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Published on 1 December 2002

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Strategies for better quality antibiotic prescribing

Michael Scott
BSc PhD MPSNI MCPP CertMgt(OU) MIHMCertHealth
Director of Pharmacy
United Hospitals Trust
Northern Ireland

In 1998 the House of Lords Select Committee on Science and Technology reported that resistance to antibiotics and other anti-infective agents was a major threat to public health.(1) The need for action to improve prevention and control of infection, prescribing habits and surveillance was highlighted. Further, the UK government accepted the recommendations of the Standing Medical Advisory Committee (SMAC) in its document, The Path of Least Resistance.(2)

In June 2001, the European Commission proposed a Community strategy against antimicrobial resistance, which the Council of the EU accepted in November 2001 as a recommendation for Member States on the prudent use of antimicrobial agents in human medicine.(3) The key recommendations are listed in Table 1. Strategy documents have also been published in member countries.(4,5)

[[HPE06_table1_60]]

The use of antibiotics both inside and outside the hospital setting are important factors in the development of resistance, although many antibiotics are used solely, or primarily, in hospital. Dosages are often higher, creating a strong selective pressure for resistance in the hospital setting, especially in areas such as intensive care. Between 25 and 50% of hospitalised patients will receive antibiotics, and they constitute in the order of 20% of the total hospital drug spend.(6) In the UK this equates to a spend of £300m (e. 474.9) per annum.(7) Parenteral antibiotics are more expensive than the oral equivalents, and therefore the use of this formulation should be minimised; however, the National Audit Commission found wide variations in the ratio of parenteral to oral usage throughout the UK, ranging from 80:20 to 55:45.(7)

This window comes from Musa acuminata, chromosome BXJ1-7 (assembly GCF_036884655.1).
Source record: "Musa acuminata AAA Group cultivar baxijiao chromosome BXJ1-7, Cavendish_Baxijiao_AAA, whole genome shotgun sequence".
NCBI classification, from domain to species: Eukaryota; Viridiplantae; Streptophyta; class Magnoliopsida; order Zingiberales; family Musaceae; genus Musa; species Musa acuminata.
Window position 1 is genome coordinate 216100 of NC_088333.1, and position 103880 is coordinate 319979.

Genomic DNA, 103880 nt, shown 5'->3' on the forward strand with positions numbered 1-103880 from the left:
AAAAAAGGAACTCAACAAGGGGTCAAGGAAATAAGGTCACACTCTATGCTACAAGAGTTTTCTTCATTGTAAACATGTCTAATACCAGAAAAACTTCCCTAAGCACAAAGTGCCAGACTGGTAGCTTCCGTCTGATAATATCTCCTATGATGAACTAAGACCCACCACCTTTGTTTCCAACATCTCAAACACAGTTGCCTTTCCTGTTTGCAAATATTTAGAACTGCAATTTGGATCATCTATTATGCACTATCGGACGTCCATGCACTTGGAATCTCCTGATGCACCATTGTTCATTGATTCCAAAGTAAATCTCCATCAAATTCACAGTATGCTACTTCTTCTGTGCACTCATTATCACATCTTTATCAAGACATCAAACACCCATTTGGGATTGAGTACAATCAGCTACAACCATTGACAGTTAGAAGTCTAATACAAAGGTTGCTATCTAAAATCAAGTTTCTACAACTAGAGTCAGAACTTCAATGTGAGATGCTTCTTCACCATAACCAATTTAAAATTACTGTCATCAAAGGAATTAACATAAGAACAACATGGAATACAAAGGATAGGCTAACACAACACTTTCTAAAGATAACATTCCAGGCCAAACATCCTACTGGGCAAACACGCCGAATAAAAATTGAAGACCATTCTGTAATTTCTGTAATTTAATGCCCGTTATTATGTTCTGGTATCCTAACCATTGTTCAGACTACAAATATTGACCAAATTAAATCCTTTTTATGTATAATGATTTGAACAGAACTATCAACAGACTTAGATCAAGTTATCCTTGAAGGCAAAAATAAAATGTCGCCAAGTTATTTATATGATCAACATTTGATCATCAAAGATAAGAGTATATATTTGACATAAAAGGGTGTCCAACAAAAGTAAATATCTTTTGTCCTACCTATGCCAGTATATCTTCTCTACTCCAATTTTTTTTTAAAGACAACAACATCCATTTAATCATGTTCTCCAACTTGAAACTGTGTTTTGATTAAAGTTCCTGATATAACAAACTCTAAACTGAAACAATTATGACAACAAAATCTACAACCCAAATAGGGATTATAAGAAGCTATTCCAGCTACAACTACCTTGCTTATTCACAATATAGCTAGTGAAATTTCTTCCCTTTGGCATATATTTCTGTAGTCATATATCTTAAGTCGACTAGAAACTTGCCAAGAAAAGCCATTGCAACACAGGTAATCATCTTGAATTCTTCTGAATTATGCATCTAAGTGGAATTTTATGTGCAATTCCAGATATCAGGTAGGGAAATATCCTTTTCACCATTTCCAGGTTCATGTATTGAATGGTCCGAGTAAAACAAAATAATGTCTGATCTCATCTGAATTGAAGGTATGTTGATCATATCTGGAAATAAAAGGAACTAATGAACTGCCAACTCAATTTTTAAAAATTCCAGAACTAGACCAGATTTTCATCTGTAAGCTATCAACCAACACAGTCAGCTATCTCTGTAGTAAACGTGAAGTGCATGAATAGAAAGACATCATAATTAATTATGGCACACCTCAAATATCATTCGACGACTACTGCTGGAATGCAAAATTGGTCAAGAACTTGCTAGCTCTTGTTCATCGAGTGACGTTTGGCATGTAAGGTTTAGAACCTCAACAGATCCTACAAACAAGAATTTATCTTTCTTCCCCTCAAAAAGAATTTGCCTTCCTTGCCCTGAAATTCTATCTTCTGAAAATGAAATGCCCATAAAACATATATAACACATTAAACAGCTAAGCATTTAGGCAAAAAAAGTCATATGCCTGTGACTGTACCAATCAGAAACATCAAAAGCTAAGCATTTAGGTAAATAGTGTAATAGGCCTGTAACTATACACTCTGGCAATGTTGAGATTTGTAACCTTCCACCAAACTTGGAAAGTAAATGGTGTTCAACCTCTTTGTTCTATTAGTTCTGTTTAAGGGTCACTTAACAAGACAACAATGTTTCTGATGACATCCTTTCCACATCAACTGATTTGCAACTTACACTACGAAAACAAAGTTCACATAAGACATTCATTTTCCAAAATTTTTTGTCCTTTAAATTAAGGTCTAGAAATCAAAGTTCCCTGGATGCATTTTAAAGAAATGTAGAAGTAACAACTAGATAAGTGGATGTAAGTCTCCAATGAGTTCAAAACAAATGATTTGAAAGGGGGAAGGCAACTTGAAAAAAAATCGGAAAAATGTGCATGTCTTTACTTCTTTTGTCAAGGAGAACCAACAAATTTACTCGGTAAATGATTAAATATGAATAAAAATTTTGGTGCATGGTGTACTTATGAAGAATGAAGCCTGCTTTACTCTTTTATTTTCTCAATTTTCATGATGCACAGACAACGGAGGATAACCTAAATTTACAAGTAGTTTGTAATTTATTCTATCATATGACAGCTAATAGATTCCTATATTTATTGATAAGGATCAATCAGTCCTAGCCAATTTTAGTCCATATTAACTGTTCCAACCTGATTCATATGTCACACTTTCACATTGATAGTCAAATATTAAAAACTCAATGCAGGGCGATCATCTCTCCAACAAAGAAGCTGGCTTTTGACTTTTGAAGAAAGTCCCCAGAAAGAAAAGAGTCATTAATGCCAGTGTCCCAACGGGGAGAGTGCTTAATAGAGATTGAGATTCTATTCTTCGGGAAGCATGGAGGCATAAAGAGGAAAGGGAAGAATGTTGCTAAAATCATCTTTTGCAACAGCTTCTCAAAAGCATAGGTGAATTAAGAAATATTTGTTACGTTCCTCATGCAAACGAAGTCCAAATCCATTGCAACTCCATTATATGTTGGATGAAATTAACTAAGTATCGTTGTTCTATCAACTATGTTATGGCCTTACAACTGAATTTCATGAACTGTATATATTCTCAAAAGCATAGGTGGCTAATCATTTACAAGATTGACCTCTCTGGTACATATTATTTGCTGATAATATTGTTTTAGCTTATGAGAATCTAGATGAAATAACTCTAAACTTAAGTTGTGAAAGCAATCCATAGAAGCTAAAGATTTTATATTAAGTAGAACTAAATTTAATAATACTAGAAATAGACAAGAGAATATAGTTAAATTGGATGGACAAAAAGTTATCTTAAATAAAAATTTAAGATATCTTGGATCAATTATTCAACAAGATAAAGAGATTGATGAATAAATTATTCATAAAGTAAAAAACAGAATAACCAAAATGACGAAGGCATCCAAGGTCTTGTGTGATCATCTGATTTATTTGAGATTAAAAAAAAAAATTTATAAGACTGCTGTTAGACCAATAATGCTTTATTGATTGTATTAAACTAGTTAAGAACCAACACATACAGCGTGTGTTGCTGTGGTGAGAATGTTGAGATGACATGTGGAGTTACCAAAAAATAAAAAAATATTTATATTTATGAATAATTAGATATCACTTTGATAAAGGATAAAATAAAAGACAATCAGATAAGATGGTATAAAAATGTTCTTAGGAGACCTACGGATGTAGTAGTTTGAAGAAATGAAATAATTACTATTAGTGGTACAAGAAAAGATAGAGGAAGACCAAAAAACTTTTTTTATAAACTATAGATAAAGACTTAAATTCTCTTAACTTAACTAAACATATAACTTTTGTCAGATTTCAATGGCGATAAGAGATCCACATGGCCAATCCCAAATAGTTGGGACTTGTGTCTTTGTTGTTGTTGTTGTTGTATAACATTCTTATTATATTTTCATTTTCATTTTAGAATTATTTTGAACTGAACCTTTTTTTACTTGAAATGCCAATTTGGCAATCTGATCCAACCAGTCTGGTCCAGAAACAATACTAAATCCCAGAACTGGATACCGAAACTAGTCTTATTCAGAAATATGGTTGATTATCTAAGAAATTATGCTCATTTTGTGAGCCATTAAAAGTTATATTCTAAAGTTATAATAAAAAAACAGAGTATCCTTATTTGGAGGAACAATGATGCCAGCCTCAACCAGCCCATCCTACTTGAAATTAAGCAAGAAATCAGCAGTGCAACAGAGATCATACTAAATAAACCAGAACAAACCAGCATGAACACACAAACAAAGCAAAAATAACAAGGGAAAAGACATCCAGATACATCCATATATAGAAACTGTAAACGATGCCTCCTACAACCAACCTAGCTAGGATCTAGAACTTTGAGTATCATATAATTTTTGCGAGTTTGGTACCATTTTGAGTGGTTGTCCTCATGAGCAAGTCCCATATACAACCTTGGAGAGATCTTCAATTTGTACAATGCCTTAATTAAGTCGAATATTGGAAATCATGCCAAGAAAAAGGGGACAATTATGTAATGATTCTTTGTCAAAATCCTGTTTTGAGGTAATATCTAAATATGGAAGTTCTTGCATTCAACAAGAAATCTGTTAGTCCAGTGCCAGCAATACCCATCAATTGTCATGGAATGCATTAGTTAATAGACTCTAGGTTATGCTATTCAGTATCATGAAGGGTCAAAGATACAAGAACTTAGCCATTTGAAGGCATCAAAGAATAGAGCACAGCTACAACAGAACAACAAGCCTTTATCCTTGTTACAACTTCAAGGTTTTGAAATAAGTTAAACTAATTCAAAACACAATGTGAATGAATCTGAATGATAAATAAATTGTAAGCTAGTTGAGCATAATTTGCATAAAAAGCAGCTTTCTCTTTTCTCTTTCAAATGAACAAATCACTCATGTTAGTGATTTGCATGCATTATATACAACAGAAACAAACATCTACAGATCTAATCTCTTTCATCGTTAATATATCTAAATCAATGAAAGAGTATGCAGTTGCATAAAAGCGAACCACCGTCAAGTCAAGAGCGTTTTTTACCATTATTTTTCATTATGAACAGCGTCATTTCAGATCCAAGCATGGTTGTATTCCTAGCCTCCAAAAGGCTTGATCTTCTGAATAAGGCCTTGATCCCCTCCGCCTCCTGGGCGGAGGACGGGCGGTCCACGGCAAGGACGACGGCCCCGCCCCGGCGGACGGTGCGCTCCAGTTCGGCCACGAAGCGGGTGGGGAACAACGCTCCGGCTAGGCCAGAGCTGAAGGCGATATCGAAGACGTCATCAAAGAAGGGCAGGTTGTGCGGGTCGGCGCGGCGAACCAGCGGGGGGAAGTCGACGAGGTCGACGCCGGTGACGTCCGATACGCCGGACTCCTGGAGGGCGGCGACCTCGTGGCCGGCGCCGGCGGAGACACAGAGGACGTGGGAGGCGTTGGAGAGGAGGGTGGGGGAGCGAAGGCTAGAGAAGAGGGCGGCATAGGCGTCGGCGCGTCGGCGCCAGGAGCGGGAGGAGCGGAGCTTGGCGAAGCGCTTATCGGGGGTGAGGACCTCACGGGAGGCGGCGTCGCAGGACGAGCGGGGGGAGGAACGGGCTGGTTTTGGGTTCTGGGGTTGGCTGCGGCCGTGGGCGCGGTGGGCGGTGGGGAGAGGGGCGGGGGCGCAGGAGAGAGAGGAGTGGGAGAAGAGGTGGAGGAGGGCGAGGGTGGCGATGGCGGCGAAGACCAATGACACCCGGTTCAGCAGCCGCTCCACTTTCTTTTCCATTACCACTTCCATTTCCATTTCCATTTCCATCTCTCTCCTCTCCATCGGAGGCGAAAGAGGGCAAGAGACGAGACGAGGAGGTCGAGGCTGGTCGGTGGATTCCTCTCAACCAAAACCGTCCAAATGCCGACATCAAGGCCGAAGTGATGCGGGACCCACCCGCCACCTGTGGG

The rate of development of resistance to antibiotics appears to have accelerated in recent years.(8) An important contribution to increasing resistance is the extensive use of antibiotics, which also leads to increased costs and prolonged hospitalisation, for example with respect to the advent of vancomycin-resistant enterococci (VRE) and methicillin-resistant Staphylococcus aureus (MRSA).(9,10) This substantial antibiotic use has also led to a marked increase in the number of Clostridium difficile infections,(11) placing a further financial burden on health services, the main factor being prolonged length of stay.(12,13)

It is imperative that antibiotic utilisation is optimised to prevent the further development of multidrug resistant bacteria that ultimately will not be treatable.

Strategies to improve antimicrobial prescribing in the hospital

There is no single remedy; rather a coordinated multidisciplinary approach is necessary, involving clinicians, consultant microbiologists and hospital pharmacists. It is this team approach that will enable the implementation of policies that will lead to improved prescribing.

A number of guidelines have been published with the aims of both optimising antimicrobial use and minimising resistance development.(14,15) The prime elements of antibiotic policies are presented in Table 2.

[[HPE06_table2_61]]

In terms of the success or otherwise of policies, research has shown that prescribers will adhere better to policies that have a substantive educational, rather than purely a restrictive, approach.(16)